Nautical Expert

Motorboat magazine

What size motor yacht can you sail alone without a crew

Maximum size of motor yacht without crew

Perhaps you are one of those who buy a motor yacht largely to enjoy the sea views in complete solitude, without the need to communicate or coordinate with anyone else. In this case, a natural question arises about what size boat you can sail on your own without having to resort to finding additional crew members.

Generally speaking, in the legislation of the vast majority of countries there are no requirements regarding crew for private vessels. Accordingly, in theory you can sail a yacht of any size alone.

Depending on the country, you may need a captain’s license to operate your boat, but the crew size is up to you. On small yachts, the role of the crew is often played by the family or friends of the boat owner. Please note that we are talking exclusively about private yachts and not used for charter. In the commercial version, different rules will apply.

However, there are at least two important factors that determine the size of the boat you can handle yourself.

The first is the insurance company. Your previous experience of owning and cruising alone on motor yachts will be a determining factor in obtaining insurance, but there are still reasonable limits on the length of the boat beyond which the insurance contract will require you to have a certain number of crew on board, regardless of your qualifications. On average, it seems that this length is somewhere around 20 meters.

The second factor is common sense. Yes, modern boat control systems, including remote and fully automatic ones, allow even a child to easily perform complex maneuvers in the marina in strong winds and currents, not to mention cruises. However, as you can guess, increasing the complexity of on-board systems, unfortunately, does not lead to an increase in their reliability. Quite the contrary.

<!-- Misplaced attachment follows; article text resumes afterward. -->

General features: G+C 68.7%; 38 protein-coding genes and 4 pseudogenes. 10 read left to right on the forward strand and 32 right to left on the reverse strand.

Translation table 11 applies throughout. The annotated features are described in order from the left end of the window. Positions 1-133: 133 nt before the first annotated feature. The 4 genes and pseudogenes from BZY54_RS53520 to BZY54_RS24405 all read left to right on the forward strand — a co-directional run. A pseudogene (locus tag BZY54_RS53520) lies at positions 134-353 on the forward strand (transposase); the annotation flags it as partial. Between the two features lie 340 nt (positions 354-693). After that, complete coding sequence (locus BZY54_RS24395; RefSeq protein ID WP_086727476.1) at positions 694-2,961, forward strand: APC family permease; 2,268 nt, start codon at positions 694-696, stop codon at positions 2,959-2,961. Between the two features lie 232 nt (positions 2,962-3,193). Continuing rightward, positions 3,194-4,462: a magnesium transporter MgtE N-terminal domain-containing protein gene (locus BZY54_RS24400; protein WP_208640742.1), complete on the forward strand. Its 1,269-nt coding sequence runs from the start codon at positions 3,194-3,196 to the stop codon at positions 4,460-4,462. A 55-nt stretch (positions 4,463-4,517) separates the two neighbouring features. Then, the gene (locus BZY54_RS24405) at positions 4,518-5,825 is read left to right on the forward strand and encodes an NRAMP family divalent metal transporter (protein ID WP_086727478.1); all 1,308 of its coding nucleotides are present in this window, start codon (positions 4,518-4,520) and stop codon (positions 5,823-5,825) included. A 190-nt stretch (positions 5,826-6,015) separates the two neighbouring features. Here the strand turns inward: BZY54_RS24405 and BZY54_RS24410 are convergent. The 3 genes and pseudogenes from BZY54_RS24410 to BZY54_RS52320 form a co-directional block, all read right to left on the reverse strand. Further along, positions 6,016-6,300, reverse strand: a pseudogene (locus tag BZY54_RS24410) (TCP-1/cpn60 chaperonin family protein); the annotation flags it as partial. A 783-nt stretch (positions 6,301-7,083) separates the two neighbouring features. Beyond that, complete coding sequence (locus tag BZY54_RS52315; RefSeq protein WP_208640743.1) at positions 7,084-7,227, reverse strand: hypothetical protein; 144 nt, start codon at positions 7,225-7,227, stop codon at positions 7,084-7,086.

Moreover, the number of these systems and their complexity increases, probably exponentially, as the size of the boat increases. If you have never owned a yacht before, then know that the breakdown of any equipment at sea is only a matter of time. It’s not so much the quality of the equipment, but rather the conditions of its operation, including the aggressiveness of the external environment.

There is no analogy with a car here, since your car, regardless of the extent of the breakdown, will simply remain where it is. Plus, in a car, especially if it’s an old classic from the analog age, you can put off fixing many problems indefinitely and keep driving without the risk of going to the bottom of the sea in the middle of the night.

Considering that a yacht’s most important systems have a nasty tendency to fail at the most inopportune moment, it’s not hard to imagine a situation where, in bad weather, an alarm suddenly goes off at your helm about some kind of malfunction in the engine room, a failure of the bilge pumps, or a fire in the laundry. Or all at once. And at the same time, you are alone in the wheelhouse of a 25-meter trawler, trying through the rain to make out the silhouettes and lights of other vessels jumping nearby on the waves.

Based on personal experience, we would never recommend that solo yachtsmen buy a boat longer than 15-16 meters. And, of course, the less complex and useless equipment there is on board, the better.